Given the size of GeM, what best practices do you have in place to avoid counterfeits?
The platform is open and visible to all. We regularly get feedback from both buyers and sellers and experts looking at the platform. If you look globally in public procurement, we would be right now at number three position behind South Korea’s KONEPS and Singapore’s GeBIZ. While GeM does $5 billion GMV a year, KONEPS does $63 billion and GeBIZ does $18 billion. However, in terms of seller base, GeM has almost seven to eight times what KONEPS has, and maybe 50 times what GeBIZ has. This in itself is our hallmark in the sense that we are able to manage such a large number of sellers but there will be few black sheep in the whole group. Technology is the best answer to tackle them and bit by bit we are making that window very narrow. It’s becoming more difficult for people to get away with doing something wrong.
Former MSME Minister Nitin Gadkari had said on multiple occasions that the government is exploring opening GeM to private buyers as well. Any progress on that front?
The mandate we have is strictly for the government buyers currently. As any platform grows, there are discussions around expanding it further in the country and then globally to reach out to more customers. This thought at GeM is going on but there’s nothing concrete at the moment. GeM can explore similar growth like KONEPS that has expanded to six countries. We are already in talks with a lot of players who have contacted us for handholding. The day is not far when we will be invited to set up their procurement systems.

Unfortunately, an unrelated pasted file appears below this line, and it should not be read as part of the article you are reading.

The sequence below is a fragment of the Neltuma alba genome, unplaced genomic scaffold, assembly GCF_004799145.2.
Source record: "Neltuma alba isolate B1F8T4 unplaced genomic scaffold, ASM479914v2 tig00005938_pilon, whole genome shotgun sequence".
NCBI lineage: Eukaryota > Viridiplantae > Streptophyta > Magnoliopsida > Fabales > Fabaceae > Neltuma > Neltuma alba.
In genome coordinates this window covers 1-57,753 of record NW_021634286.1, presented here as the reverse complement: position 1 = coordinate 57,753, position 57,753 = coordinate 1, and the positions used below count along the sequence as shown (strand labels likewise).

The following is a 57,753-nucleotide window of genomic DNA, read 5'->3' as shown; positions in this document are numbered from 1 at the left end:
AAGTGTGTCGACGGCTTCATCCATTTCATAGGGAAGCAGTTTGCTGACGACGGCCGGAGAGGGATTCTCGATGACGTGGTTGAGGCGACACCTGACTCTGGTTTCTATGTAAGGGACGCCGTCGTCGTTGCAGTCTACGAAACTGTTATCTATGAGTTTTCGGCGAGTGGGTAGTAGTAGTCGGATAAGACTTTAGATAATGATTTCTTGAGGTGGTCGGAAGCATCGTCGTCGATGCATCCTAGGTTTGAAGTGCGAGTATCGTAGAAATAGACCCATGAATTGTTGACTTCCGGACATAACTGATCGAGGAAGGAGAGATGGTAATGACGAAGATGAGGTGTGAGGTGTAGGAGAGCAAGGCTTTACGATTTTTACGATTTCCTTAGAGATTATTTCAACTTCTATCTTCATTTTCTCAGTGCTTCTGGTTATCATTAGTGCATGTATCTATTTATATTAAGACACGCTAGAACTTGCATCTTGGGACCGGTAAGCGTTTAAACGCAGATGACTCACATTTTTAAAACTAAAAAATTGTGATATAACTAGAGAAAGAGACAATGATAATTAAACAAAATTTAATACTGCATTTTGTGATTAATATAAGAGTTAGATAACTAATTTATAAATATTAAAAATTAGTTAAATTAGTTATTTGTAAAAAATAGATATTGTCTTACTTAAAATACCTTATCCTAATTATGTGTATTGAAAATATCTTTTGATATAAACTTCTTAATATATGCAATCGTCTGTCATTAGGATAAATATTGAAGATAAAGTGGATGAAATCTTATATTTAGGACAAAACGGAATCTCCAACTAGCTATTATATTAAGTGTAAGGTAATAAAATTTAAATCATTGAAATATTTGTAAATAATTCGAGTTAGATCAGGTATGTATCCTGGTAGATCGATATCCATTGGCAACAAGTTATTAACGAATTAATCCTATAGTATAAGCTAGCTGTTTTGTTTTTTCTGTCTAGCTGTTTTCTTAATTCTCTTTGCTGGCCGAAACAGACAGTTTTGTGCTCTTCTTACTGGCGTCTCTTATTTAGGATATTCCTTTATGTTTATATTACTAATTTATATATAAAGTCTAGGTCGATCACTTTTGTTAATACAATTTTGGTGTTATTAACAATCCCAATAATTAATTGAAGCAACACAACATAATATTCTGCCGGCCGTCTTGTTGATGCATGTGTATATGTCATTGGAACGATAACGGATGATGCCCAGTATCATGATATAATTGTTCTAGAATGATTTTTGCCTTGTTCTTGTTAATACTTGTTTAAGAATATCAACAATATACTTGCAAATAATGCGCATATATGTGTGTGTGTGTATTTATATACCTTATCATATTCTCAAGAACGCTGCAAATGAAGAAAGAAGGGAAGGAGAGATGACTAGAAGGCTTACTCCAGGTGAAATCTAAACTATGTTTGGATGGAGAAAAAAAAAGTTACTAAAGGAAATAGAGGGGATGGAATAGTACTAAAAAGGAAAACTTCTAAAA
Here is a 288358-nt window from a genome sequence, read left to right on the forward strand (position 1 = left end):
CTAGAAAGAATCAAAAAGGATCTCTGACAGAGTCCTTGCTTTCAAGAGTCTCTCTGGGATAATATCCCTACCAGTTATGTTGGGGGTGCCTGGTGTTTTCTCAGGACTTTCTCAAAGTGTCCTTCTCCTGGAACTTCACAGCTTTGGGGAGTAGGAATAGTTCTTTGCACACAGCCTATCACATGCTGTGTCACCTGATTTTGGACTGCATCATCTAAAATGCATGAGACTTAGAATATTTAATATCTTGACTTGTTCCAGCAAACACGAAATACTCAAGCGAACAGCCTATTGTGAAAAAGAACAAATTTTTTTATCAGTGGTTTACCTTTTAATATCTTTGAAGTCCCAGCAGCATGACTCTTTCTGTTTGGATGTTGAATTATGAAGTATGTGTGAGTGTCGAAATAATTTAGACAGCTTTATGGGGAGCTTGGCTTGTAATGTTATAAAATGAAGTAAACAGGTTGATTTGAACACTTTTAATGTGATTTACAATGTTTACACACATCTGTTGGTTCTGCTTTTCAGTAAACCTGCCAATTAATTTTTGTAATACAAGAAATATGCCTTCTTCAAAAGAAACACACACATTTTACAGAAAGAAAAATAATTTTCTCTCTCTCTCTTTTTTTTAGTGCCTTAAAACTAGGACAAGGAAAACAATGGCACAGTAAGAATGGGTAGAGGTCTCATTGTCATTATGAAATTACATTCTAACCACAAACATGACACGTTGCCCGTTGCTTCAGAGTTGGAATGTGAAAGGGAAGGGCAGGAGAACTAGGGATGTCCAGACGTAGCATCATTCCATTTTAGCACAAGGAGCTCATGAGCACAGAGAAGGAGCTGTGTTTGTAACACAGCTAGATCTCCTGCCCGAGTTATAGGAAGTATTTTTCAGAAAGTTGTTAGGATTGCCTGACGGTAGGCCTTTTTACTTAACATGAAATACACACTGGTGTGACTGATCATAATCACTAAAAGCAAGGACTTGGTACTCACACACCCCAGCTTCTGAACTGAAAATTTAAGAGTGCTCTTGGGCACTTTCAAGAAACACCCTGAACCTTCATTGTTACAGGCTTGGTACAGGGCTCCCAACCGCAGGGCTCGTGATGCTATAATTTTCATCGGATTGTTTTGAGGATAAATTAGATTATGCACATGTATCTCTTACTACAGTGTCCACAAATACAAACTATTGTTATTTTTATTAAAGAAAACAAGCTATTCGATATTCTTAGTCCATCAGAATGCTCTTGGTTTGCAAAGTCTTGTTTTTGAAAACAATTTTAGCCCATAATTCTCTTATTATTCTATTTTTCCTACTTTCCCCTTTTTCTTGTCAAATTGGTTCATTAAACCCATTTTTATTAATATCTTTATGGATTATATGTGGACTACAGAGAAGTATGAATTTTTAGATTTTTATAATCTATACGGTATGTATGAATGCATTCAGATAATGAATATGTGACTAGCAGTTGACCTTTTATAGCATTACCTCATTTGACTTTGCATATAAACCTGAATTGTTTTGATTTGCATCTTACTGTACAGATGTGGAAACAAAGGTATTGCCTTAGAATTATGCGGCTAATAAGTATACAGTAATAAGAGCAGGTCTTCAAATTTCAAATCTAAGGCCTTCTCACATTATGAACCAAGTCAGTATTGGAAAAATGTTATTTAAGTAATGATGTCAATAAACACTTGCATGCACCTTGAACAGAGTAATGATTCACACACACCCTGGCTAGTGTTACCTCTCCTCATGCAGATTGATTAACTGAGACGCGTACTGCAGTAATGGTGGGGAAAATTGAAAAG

For loan applications through the GeM Sahay app, sellers must have an Udyam certificate if they are availing finance from a lender who is not their primary banker or through an NBFC. How you are looking to reach out to more sellers including those who aren’t registered on the Udyam portal yet?
Even within that category of Udyam certificate holders, it has to be a sole proprietorship. We have started with sole proprietorships and the number is pretty high. I don’t have details as of now on that. We still have to onboard a lot of banks. Once we cross the barrier of at least 10-15 banks or NBFCs, we can leverage it to increase the number of applicants. There’s no collateral involved in applying for a loan on the app. It is based on a firm’s orders on GeM. The term and the quantum of the loan can be decided by the sellers based on the bank’s offerings. There are no one-to-one meetings. For instance, there could be a loan at 4 per cent for 40 days or 3 per cent for 70 days. The buyer can choose depending on his fund flow, and the interest rate he prefers.
Recently, the government had warned sellers of business losses for those who don’t declare the percentage of local content in products on GeM. What kind of business loss sellers might incur?